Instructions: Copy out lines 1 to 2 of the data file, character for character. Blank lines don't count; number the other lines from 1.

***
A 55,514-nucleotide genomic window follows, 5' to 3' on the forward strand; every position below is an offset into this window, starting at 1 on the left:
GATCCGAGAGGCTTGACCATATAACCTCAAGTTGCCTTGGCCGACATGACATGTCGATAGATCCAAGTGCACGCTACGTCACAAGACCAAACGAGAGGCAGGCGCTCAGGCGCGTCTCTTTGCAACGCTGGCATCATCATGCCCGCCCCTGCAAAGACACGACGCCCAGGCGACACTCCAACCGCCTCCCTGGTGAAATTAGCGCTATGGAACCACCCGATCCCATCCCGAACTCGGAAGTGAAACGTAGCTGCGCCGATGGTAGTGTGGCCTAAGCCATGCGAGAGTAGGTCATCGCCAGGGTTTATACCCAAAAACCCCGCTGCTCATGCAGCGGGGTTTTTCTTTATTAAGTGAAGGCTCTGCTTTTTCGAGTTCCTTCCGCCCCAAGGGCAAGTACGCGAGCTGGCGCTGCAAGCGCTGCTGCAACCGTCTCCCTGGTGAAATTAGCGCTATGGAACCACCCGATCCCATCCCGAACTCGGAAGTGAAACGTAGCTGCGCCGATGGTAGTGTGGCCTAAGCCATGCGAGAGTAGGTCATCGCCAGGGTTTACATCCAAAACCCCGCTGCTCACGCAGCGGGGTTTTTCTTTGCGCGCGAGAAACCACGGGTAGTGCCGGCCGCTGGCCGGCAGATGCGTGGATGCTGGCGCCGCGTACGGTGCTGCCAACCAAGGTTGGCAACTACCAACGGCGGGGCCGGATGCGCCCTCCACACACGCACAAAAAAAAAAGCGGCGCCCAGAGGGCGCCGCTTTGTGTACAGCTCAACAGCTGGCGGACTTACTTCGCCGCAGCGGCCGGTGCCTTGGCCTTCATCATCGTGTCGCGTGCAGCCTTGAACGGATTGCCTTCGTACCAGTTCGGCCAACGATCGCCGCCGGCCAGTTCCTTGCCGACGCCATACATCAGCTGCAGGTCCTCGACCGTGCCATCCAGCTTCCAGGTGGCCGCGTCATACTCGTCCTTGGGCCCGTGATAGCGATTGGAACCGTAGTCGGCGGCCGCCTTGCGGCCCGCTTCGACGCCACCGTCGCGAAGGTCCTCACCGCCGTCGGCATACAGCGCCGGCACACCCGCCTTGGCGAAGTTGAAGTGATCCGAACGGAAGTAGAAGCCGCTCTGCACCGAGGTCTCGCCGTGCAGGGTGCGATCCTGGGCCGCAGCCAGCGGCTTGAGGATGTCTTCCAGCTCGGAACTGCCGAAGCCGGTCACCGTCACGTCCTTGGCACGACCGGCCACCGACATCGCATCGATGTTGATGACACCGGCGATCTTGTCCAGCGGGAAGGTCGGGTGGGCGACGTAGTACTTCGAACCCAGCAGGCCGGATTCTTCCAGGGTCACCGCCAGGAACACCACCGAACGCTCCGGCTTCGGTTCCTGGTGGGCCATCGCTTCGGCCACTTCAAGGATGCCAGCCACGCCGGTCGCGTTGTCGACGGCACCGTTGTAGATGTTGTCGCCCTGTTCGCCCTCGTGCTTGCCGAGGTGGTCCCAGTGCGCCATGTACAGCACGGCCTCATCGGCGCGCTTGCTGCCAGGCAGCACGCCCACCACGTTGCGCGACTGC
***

A 55,514-nucleotide genomic window follows, 5' to 3' on the forward strand; every position below is an offset into this window, starting at 1 on the left:
GATCCGAGAGGCTTGACCATATAACCTCAAGTTGCCTTGGCCGACATGACATGTCGATAGATCCAAGTGCACGCTACGTCACAAGACCAAACGAGAGGCAGGCGCTCAGGCGCGTCTCTTTGCAACGCTGGCATCATCATGCCCGCCCCTGCAAAGACACGACGCCCAGGCGACACTCCAACCGCCTCCCTGGTGAAATTAGCGCTATGGAACCACCCGATCCCATCCCGAACTCGGAAGTGAAACGTAGCTGCGCCGATGGTAGTGTGGCCTAAGCCATGCGAGAGTAGGTCATCGCCAGGGTTTATACCCAAAAACCCCGCTGCTCATGCAGCGGGGTTTTTCTTTATTAAGTGAAGGCTCTGCTTTTTCGAGTTCCTTCCGCCCCAAGGGCAAGTACGCGAGCTGGCGCTGCAAGCGCTGCTGCAACCGTCTCCCTGGTGAAATTAGCGCTATGGAACCACCCGATCCCATCCCGAACTCGGAAGTGAAACGTAGCTGCGCCGATGGTAGTGTGGCCTAAGCCATGCGAGAGTAGGTCATCGCCAGGGTTTACATCCAAAACCCCGCTGCTCACGCAGCGGGGTTTTTCTTTGCGCGCGAGAAACCACGGGTAGTGCCGGCCGCTGGCCGGCAGATGCGTGGATGCTGGCGCCGCGTACGGTGCTGCCAACCAAGGTTGGCAACTACCAACGGCGGGGCCGGATGCGCCCTCCACACACGCACAAAAAAAAAAGCGGCGCCCAGAGGGCGCCGCTTTGTGTACAGCTCAACAGCTGGCGGACTTACTTCGCCGCAGCGGCCGGTGCCTTGGCCTTCATCATCGTGTCGCGTGCAGCCTTGAACGGATTGCCTTCGTACCAGTTCGGCCAACGATCGCCGCCGGCCAGTTCCTTGCCGACGCCATACATCAGCTGCAGGTCCTCGACCGTGCCATCCAGCTTCCAGGTGGCCGCGTCATACTCGTCCTTGGGCCCGTGATAGCGATTGGAACCGTAGTCGGCGGCCGCCTTGCGGCCCGCTTCGACGCCACCGTCGCGAAGGTCCTCACCGCCGTCGGCATACAGCGCCGGCACACCCGCCTTGGCGAAGTTGAAGTGATCCGAACGGAAGTAGAAGCCGCTCTGCACCGAGGTCTCGCCGTGCAGGGTGCGATCCTGGGCCGCAGCCAGCGGCTTGAGGATGTCTTCCAGCTCGGAACTGCCGAAGCCGGTCACCGTCACGTCCTTGGCACGACCGGCCACCGACATCGCATCGATGTTGATGACACCGGCGATCTTGTCCAGCGGGAAGGTCGGGTGGGCGACGTAGTACTTCGAACCCAGCAGGCCGGATTCTTCCAGGGTCACCGCCAGGAACACCACCGAACGCTCCGGCTTCGGTTCCTGGTGGGCCATCGCTTCGGCCACTTCAAGGATGCCAGCCACGCCGGTCGCGTTGTCGACGGCACCGTTGTAGATGTTGTCGCCCTGTTCGCCCTCGTGCTTGCCGAGGTGGTCCCAGTGCGCCATGTACAGCACGGCCTCATCGGCGCGCTTGCTGCCAGGCAGCACGCCCACCACGTTGCGCGACTGC